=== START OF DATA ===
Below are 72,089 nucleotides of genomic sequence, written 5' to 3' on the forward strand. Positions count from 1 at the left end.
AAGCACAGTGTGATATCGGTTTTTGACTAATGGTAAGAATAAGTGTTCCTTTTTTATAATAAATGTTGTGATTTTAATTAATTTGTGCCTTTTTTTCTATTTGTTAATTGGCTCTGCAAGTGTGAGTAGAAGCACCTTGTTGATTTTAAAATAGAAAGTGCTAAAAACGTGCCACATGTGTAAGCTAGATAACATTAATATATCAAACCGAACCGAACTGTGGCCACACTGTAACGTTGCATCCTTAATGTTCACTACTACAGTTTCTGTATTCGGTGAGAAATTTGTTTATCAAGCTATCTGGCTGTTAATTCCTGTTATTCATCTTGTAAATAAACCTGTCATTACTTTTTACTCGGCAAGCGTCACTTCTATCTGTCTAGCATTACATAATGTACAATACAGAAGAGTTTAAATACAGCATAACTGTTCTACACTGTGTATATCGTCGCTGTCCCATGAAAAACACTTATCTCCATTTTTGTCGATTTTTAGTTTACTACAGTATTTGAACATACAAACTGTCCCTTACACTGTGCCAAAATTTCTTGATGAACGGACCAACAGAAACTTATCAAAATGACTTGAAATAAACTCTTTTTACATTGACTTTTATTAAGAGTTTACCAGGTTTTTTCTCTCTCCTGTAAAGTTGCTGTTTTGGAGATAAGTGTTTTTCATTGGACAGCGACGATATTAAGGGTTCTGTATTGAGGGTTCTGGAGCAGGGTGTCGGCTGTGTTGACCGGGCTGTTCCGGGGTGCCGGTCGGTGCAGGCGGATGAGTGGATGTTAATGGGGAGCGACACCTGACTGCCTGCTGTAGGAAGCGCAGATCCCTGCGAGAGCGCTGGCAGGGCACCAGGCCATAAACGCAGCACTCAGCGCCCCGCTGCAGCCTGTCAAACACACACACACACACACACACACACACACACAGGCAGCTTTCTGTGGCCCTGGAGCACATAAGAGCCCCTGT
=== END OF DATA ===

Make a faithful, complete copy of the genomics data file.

Below are 72,089 nucleotides of genomic sequence, written 5' to 3' on the forward strand. Positions count from 1 at the left end.
AAGCACAGTGTGATATCGGTTTTTGACTAATGGTAAGAATAAGTGTTCCTTTTTTATAATAAATGTTGTGATTTTAATTAATTTGTGCCTTTTTTTCTATTTGTTAATTGGCTCTGCAAGTGTGAGTAGAAGCACCTTGTTGATTTTAAAATAGAAAGTGCTAAAAACGTGCCACATGTGTAAGCTAGATAACATTAATATATCAAACCGAACCGAACTGTGGCCACACTGTAACGTTGCATCCTTAATGTTCACTACTACAGTTTCTGTATTCGGTGAGAAATTTGTTTATCAAGCTATCTGGCTGTTAATTCCTGTTATTCATCTTGTAAATAAACCTGTCATTACTTTTTACTCGGCAAGCGTCACTTCTATCTGTCTAGCATTACATAATGTACAATACAGAAGAGTTTAAATACAGCATAACTGTTCTACACTGTGTATATCGTCGCTGTCCCATGAAAAACACTTATCTCCATTTTTGTCGATTTTTAGTTTACTACAGTATTTGAACATACAAACTGTCCCTTACACTGTGCCAAAATTTCTTGATGAACGGACCAACAGAAACTTATCAAAATGACTTGAAATAAACTCTTTTTACATTGACTTTTATTAAGAGTTTACCAGGTTTTTTCTCTCTCCTGTAAAGTTGCTGTTTTGGAGATAAGTGTTTTTCATTGGACAGCGACGATATTAAGGGTTCTGTATTGAGGGTTCTGGAGCAGGGTGTCGGCTGTGTTGACCGGGCTGTTCCGGGGTGCCGGTCGGTGCAGGCGGATGAGTGGATGTTAATGGGGAGCGACACCTGACTGCCTGCTGTAGGAAGCGCAGATCCCTGCGAGAGCGCTGGCAGGGCACCAGGCCATAAACGCAGCACTCAGCGCCCCGCTGCAGCCTGTCAAACACACACACACACACACACACACACACACACAGGCAGCTTTCTGTGGCCCTGGAGCACATAAGAGCCCCTGT